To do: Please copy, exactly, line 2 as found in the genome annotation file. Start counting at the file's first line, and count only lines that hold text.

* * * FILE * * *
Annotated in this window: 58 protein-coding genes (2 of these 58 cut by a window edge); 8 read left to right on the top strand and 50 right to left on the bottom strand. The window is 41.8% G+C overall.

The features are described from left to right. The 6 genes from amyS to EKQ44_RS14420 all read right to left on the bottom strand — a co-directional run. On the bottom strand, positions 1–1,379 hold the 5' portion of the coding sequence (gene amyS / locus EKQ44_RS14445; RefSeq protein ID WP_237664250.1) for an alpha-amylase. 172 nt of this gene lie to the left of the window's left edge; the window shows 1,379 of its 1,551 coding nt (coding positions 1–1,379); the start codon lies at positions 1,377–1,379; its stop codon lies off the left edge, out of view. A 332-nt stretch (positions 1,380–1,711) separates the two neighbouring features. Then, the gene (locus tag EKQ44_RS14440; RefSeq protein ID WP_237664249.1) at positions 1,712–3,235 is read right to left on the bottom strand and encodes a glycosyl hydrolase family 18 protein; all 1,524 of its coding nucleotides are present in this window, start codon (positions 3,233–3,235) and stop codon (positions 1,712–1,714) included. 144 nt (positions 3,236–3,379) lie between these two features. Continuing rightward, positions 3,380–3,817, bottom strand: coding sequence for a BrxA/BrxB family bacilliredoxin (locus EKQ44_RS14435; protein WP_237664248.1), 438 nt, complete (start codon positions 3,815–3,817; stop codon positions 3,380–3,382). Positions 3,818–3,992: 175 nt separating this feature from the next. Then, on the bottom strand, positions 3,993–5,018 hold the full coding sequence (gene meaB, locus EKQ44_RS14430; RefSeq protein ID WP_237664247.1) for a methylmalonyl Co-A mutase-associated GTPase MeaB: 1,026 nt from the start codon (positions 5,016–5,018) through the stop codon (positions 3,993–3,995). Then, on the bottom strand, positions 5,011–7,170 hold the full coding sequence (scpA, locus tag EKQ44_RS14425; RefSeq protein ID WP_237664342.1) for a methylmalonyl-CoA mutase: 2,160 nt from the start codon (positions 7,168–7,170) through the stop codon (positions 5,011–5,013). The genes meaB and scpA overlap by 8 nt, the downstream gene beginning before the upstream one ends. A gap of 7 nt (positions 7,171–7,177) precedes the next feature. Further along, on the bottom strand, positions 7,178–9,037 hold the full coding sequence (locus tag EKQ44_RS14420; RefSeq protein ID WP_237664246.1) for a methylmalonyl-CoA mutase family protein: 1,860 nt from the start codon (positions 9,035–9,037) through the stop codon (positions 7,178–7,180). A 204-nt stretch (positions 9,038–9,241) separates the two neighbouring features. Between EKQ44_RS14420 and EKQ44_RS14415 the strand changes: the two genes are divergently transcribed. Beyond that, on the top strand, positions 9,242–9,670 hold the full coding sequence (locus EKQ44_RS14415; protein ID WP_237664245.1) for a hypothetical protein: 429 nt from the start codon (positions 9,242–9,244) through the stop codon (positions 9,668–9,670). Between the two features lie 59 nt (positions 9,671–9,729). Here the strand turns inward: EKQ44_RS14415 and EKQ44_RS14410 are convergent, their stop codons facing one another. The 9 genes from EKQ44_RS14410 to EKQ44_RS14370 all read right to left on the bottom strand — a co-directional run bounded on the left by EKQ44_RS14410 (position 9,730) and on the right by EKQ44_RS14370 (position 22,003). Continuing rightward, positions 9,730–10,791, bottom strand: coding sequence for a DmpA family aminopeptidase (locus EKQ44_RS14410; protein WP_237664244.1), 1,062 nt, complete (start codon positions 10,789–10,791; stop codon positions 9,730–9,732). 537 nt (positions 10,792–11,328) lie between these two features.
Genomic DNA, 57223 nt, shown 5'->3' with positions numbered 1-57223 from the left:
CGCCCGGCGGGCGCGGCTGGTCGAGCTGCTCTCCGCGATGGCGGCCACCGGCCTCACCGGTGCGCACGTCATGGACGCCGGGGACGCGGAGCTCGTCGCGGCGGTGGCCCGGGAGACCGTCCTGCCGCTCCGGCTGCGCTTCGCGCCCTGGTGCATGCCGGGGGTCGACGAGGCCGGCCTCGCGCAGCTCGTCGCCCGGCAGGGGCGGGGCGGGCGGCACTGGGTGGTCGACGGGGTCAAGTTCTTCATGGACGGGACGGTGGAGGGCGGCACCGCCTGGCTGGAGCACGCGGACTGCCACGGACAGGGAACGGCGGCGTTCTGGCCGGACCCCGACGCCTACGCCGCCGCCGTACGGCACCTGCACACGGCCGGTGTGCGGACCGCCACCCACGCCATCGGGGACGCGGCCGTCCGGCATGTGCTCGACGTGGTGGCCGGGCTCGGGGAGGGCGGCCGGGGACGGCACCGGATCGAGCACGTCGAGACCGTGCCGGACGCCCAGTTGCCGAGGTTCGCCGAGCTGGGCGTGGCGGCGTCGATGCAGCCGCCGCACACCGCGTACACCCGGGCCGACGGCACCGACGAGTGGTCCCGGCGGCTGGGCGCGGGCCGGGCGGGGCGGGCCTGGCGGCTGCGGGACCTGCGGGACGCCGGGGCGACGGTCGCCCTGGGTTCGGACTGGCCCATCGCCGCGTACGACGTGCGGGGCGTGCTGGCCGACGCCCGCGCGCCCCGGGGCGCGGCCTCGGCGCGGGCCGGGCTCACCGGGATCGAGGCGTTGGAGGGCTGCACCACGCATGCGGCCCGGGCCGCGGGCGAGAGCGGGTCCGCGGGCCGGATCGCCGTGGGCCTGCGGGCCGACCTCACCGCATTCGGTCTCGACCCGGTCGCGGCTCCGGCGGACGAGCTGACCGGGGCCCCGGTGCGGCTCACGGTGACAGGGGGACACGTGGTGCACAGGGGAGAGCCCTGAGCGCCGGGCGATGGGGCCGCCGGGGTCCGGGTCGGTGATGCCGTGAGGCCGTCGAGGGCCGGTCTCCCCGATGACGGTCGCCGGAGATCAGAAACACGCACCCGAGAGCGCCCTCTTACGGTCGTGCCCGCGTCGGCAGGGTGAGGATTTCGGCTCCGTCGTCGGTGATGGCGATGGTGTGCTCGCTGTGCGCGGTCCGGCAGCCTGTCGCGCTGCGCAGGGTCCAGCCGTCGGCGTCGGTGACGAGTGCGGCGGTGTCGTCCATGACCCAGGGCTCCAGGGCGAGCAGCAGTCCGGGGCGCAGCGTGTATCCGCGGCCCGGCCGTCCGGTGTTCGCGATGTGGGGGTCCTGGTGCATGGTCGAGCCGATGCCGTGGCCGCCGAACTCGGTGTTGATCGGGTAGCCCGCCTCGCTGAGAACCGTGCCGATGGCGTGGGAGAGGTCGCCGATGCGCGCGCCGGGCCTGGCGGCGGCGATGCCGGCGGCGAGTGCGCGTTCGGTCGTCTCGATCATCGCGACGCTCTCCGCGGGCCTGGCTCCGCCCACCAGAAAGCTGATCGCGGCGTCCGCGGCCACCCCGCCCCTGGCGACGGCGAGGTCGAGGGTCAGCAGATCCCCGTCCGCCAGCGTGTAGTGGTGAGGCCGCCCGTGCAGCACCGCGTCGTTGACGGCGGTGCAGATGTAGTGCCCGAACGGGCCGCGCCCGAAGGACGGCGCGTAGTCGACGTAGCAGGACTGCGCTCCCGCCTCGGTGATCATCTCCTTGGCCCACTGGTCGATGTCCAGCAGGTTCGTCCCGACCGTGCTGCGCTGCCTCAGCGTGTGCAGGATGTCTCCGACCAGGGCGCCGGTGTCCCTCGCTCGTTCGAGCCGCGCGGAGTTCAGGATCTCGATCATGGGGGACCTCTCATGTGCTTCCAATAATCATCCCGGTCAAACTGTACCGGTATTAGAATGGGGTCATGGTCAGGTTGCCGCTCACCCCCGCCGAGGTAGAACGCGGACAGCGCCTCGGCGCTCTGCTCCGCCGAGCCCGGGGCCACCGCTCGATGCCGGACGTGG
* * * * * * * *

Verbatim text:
The features are described from left to right. The 6 genes from amyS to EKQ44_RS14420 all read right to left on the bottom strand — a co-directional run. On the bottom strand, positions 1–1,379 hold the 5' portion of the coding sequence (gene amyS / locus EKQ44_RS14445; RefSeq protein ID WP_237664250.1) for an alpha-amylase. 172 nt of this gene lie to the left of the window's left edge; the window shows 1,379 of its 1,551 coding nt (coding positions 1–1,379); the start codon lies at positions 1,377–1,379; its stop codon lies off the left edge, out of view. A 332-nt stretch (positions 1,380–1,711) separates the two neighbouring features. Then, the gene (locus tag EKQ44_RS14440; RefSeq protein ID WP_237664249.1) at positions 1,712–3,235 is read right to left on the bottom strand and encodes a glycosyl hydrolase family 18 protein; all 1,524 of its coding nucleotides are present in this window, start codon (positions 3,233–3,235) and stop codon (positions 1,712–1,714) included. 144 nt (positions 3,236–3,379) lie between these two features. Continuing rightward, positions 3,380–3,817, bottom strand: coding sequence for a BrxA/BrxB family bacilliredoxin (locus EKQ44_RS14435; protein WP_237664248.1), 438 nt, complete (start codon positions 3,815–3,817; stop codon positions 3,380–3,382). Positions 3,818–3,992: 175 nt separating this feature from the next. Then, on the bottom strand, positions 3,993–5,018 hold the full coding sequence (gene meaB, locus EKQ44_RS14430; RefSeq protein ID WP_237664247.1) for a methylmalonyl Co-A mutase-associated GTPase MeaB: 1,026 nt from the start codon (positions 5,016–5,018) through the stop codon (positions 3,993–3,995). Then, on the bottom strand, positions 5,011–7,170 hold the full coding sequence (scpA, locus tag EKQ44_RS14425; RefSeq protein ID WP_237664342.1) for a methylmalonyl-CoA mutase: 2,160 nt from the start codon (positions 7,168–7,170) through the stop codon (positions 5,011–5,013). The genes meaB and scpA overlap by 8 nt, the downstream gene beginning before the upstream one ends. A gap of 7 nt (positions 7,171–7,177) precedes the next feature. Further along, on the bottom strand, positions 7,178–9,037 hold the full coding sequence (locus tag EKQ44_RS14420; RefSeq protein ID WP_237664246.1) for a methylmalonyl-CoA mutase family protein: 1,860 nt from the start codon (positions 9,035–9,037) through the stop codon (positions 7,178–7,180). A 204-nt stretch (positions 9,038–9,241) separates the two neighbouring features. Between EKQ44_RS14420 and EKQ44_RS14415 the strand changes: the two genes are divergently transcribed. Beyond that, on the top strand, positions 9,242–9,670 hold the full coding sequence (locus EKQ44_RS14415; protein ID WP_237664245.1) for a hypothetical protein: 429 nt from the start codon (positions 9,242–9,244) through the stop codon (positions 9,668–9,670). Between the two features lie 59 nt (positions 9,671–9,729). Here the strand turns inward: EKQ44_RS14415 and EKQ44_RS14410 are convergent, their stop codons facing one another. The 9 genes from EKQ44_RS14410 to EKQ44_RS14370 all read right to left on the bottom strand — a co-directional run bounded on the left by EKQ44_RS14410 (position 9,730) and on the right by EKQ44_RS14370 (position 22,003). Continuing rightward, positions 9,730–10,791, bottom strand: coding sequence for a DmpA family aminopeptidase (locus EKQ44_RS14410; protein WP_237664244.1), 1,062 nt, complete (start codon positions 10,789–10,791; stop codon positions 9,730–9,732). 537 nt (positions 10,792–11,328) lie between these two features.